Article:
Sunday, 18 February 2018

One reason experienced winter climbers get avalanched.

I've watched with interest the avalanche forecast and where climbers have been climbing this weekend. I've been winter climbing for just over 30 years now and have been in, on or in immediate proximity to friends in avalanches 4 times. More recently I've started trying to be very critically aware of why and how this happens.
The concept of heuristic traps is now becoming well known in relation to avalanches. Heuristics are the simple 'rules of thumb' we employ, subconsciously, to make sense of complex information. When we get the answer wrong this becomes a 'trap' with potentially negative consequences. The bodies that study avalanches and provide our forecasts The Snow and Avalanche Foundation of Scotland, The Scottish Avalanche Information Service and others (Instructors, Guides, Winter Mountain Leaders and other avalanche educators) promote the Be Avalanche Aware process as a decision making tool to reduce the chances of us falling into these traps. Many novices to the winter environment are being introduced to this planning tool from the outset of their winter careers. Its a structured routine, a habit to fall into if you will, that provides a better framework for walkers/climbers and mountaineers to employ their experience when making decisions about where to go in the Scottish mountains.
What's interesting to me is that I believe far fewer hill goers who are already competent and experienced are aware of or using the process and therein lies the problem. Rope work, use of crampons and axes,  placing ice screws, even taking care of yourself in bad weather are nice closed  skills that can be learnt and performed repeatedly and its relatively easy to distinguish when they are done competently or well. There is even often a 'right' or 'wrong' way to do them. Unfortunately the quality of decision making is a great deal harder to measure....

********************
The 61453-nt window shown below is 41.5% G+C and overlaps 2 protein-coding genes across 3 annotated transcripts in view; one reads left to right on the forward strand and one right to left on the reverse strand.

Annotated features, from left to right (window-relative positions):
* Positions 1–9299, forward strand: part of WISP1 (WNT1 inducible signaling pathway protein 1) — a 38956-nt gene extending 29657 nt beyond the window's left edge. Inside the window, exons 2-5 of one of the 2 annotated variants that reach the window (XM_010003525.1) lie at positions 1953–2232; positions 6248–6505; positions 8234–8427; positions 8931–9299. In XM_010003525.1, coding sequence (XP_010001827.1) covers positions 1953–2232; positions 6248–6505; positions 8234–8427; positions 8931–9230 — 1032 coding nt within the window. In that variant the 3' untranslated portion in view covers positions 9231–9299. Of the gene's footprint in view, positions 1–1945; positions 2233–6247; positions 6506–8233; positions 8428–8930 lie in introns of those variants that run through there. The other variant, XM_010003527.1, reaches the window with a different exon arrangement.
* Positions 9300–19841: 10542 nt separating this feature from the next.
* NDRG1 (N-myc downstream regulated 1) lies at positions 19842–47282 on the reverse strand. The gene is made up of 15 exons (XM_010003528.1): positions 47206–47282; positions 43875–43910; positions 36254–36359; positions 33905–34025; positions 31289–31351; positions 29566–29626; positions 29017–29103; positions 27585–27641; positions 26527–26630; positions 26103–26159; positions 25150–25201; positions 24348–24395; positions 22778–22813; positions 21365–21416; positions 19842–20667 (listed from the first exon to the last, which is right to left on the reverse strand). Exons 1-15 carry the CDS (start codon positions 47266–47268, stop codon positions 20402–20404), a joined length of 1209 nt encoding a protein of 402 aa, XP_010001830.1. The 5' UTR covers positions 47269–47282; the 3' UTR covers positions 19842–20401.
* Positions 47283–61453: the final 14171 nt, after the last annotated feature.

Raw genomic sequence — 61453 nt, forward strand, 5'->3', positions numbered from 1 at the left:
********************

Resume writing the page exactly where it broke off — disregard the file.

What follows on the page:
As I go to the mountains and journey around each time I go out and don't get avalanched adds fuel to the belief that I'm making good decisions. Unfortunately this may be erroneous (nonsense). I may well have just been lucky. A few metres to the right or left, a degree steeper, a little more or less snow, humidity or temperature and I might have been avalanched. But the fact that I wasn't becomes a form of attribution bias. This is where I dismiss luck and chance and attribute my success to my knowledge, skills, experience and ability; my Jedi like ability to 'read the snow'. This means I'll be inclined to repeat my actions again and again and often get away with it. Until the day I don't...

Note I'm not advocating that people take no risks at all... that's up to them. Just that we become more critically aware of what we are actually doing and how we are actually making decisions. For more on risk acceptance -including some cold hard figures- see this excellent article by Mike Austin of Avalanche Geeks

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